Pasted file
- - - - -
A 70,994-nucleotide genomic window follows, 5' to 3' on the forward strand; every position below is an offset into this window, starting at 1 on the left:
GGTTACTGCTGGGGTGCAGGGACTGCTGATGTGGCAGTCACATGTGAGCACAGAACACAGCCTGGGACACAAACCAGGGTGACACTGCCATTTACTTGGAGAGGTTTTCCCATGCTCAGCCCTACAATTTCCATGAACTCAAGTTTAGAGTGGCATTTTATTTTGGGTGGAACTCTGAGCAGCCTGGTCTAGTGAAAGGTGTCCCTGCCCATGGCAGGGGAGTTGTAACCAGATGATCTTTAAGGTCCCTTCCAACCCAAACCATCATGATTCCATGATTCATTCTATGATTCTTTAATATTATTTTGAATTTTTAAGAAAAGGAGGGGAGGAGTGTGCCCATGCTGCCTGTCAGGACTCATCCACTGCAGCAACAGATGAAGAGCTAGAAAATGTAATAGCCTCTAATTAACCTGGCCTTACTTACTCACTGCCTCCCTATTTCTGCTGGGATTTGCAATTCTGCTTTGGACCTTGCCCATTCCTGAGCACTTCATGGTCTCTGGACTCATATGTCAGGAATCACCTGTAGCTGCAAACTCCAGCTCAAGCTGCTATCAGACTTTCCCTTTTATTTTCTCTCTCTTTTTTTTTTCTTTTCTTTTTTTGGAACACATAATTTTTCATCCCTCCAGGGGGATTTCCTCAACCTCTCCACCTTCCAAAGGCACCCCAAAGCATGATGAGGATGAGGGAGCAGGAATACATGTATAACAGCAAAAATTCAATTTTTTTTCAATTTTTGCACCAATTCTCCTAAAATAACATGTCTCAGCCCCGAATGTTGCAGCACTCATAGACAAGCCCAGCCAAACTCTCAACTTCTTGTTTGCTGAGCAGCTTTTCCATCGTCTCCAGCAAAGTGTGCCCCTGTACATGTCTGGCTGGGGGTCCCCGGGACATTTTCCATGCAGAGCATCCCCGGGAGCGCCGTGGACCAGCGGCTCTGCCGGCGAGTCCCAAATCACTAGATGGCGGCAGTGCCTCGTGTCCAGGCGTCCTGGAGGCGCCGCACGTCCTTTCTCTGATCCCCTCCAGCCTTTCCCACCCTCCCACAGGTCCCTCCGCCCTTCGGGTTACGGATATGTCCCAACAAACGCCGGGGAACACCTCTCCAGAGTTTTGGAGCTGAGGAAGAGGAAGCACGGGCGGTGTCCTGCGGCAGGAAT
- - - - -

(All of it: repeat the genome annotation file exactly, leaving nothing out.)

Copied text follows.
A 70,994-nucleotide genomic window follows, 5' to 3' on the forward strand; every position below is an offset into this window, starting at 1 on the left:
GGTTACTGCTGGGGTGCAGGGACTGCTGATGTGGCAGTCACATGTGAGCACAGAACACAGCCTGGGACACAAACCAGGGTGACACTGCCATTTACTTGGAGAGGTTTTCCCATGCTCAGCCCTACAATTTCCATGAACTCAAGTTTAGAGTGGCATTTTATTTTGGGTGGAACTCTGAGCAGCCTGGTCTAGTGAAAGGTGTCCCTGCCCATGGCAGGGGAGTTGTAACCAGATGATCTTTAAGGTCCCTTCCAACCCAAACCATCATGATTCCATGATTCATTCTATGATTCTTTAATATTATTTTGAATTTTTAAGAAAAGGAGGGGAGGAGTGTGCCCATGCTGCCTGTCAGGACTCATCCACTGCAGCAACAGATGAAGAGCTAGAAAATGTAATAGCCTCTAATTAACCTGGCCTTACTTACTCACTGCCTCCCTATTTCTGCTGGGATTTGCAATTCTGCTTTGGACCTTGCCCATTCCTGAGCACTTCATGGTCTCTGGACTCATATGTCAGGAATCACCTGTAGCTGCAAACTCCAGCTCAAGCTGCTATCAGACTTTCCCTTTTATTTTCTCTCTCTTTTTTTTTTCTTTTCTTTTTTTGGAACACATAATTTTTCATCCCTCCAGGGGGATTTCCTCAACCTCTCCACCTTCCAAAGGCACCCCAAAGCATGATGAGGATGAGGGAGCAGGAATACATGTATAACAGCAAAAATTCAATTTTTTTTCAATTTTTGCACCAATTCTCCTAAAATAACATGTCTCAGCCCCGAATGTTGCAGCACTCATAGACAAGCCCAGCCAAACTCTCAACTTCTTGTTTGCTGAGCAGCTTTTCCATCGTCTCCAGCAAAGTGTGCCCCTGTACATGTCTGGCTGGGGGTCCCCGGGACATTTTCCATGCAGAGCATCCCCGGGAGCGCCGTGGACCAGCGGCTCTGCCGGCGAGTCCCAAATCACTAGATGGCGGCAGTGCCTCGTGTCCAGGCGTCCTGGAGGCGCCGCACGTCCTTTCTCTGATCCCCTCCAGCCTTTCCCACCCTCCCACAGGTCCCTCCGCCCTTCGGGTTACGGATATGTCCCAACAAACGCCGGGGAACACCTCTCCAGAGTTTTGGAGCTGAGGAAGAGGAAGCACGGGCGGTGTCCTGCGGCAGGAAT